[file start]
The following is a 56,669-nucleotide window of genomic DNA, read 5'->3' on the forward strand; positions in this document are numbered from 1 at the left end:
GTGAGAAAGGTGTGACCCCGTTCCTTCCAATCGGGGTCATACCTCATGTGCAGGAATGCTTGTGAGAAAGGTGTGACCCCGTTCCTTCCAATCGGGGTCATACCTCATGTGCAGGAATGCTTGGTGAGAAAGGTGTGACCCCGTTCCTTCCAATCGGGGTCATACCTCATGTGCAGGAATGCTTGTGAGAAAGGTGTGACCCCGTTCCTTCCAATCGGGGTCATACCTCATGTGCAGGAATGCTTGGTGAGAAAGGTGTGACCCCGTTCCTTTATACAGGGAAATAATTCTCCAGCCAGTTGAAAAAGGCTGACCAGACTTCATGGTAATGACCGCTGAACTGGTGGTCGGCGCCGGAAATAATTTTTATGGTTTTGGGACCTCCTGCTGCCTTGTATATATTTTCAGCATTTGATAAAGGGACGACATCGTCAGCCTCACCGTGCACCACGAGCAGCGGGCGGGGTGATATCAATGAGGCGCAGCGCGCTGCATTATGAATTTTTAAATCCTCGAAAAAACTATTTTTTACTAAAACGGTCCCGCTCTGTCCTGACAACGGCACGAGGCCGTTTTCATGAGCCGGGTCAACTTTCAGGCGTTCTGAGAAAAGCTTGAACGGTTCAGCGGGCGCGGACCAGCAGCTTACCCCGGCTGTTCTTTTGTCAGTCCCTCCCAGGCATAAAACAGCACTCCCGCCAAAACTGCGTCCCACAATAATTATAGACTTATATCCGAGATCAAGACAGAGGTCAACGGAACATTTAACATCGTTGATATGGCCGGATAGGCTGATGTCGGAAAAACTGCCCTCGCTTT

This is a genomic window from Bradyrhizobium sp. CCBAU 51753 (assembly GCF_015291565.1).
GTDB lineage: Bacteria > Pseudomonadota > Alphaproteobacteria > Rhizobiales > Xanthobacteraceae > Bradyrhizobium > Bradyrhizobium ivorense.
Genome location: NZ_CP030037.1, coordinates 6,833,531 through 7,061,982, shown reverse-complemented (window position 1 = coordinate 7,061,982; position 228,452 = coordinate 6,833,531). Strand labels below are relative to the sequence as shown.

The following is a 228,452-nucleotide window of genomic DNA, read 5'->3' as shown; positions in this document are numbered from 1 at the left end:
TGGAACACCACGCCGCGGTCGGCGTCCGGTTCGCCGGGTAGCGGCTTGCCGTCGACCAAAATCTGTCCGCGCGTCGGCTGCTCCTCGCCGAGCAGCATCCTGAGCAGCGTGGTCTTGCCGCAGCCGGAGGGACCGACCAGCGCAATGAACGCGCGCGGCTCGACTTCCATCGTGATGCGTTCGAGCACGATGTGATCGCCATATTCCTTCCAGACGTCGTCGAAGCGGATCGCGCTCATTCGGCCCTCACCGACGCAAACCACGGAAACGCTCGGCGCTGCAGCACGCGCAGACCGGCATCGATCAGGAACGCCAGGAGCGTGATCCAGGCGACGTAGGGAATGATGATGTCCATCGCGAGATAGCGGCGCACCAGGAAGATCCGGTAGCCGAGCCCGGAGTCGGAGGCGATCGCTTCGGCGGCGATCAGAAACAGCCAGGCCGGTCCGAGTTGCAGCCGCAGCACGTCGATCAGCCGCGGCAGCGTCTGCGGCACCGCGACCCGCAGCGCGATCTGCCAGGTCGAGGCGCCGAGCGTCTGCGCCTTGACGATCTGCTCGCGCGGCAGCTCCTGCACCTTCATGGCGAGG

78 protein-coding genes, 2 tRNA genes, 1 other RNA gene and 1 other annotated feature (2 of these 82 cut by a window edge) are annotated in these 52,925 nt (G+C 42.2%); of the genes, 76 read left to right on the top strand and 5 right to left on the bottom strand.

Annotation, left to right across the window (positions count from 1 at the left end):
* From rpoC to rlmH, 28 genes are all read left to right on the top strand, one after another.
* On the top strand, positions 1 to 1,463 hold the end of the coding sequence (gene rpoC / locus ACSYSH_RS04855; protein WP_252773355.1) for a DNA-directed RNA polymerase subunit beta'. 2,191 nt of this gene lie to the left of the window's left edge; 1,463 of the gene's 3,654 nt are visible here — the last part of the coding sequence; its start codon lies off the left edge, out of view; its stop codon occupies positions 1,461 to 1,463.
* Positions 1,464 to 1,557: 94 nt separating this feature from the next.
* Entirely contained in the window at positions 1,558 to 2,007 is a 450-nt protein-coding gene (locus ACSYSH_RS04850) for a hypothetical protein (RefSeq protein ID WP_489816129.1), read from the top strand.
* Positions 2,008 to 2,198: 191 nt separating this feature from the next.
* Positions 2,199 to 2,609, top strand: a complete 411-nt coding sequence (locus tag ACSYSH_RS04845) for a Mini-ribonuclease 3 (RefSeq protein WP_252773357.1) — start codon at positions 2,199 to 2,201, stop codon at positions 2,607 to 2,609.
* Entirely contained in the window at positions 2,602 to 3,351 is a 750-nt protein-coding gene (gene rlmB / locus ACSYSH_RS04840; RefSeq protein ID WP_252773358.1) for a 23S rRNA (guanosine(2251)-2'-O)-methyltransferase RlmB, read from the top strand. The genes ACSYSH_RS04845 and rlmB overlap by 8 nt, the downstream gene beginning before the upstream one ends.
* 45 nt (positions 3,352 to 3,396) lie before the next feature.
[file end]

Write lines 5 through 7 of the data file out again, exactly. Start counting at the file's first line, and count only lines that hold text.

Genome location: NZ_CP030037.1, coordinates 6,833,531 through 7,061,982, shown reverse-complemented (window position 1 = coordinate 7,061,982; position 228,452 = coordinate 6,833,531). Strand labels below are relative to the sequence as shown.

The following is a 228,452-nucleotide window of genomic DNA, read 5'->3' as shown; positions in this document are numbered from 1 at the left end:
TGGAACACCACGCCGCGGTCGGCGTCCGGTTCGCCGGGTAGCGGCTTGCCGTCGACCAAAATCTGTCCGCGCGTCGGCTGCTCCTCGCCGAGCAGCATCCTGAGCAGCGTGGTCTTGCCGCAGCCGGAGGGACCGACCAGCGCAATGAACGCGCGCGGCTCGACTTCCATCGTGATGCGTTCGAGCACGATGTGATCGCCATATTCCTTCCAGACGTCGTCGAAGCGGATCGCGCTCATTCGGCCCTCACCGACGCAAACCACGGAAACGCTCGGCGCTGCAGCACGCGCAGACCGGCATCGATCAGGAACGCCAGGAGCGTGATCCAGGCGACGTAGGGAATGATGATGTCCATCGCGAGATAGCGGCGCACCAGGAAGATCCGGTAGCCGAGCCCGGAGTCGGAGGCGATCGCTTCGGCGGCGATCAGAAACAGCCAGGCCGGTCCGAGTTGCAGCCGCAGCACGTCGATCAGCCGCGGCAGCGTCTGCGGCACCGCGACCCGCAGCGCGATCTGCCAGGTCGAGGCGCCGAGCGTCTGCGCCTTGACGATCTGCTCGCGCGGCAGCTCCTGCACCTTCATGGCGAGG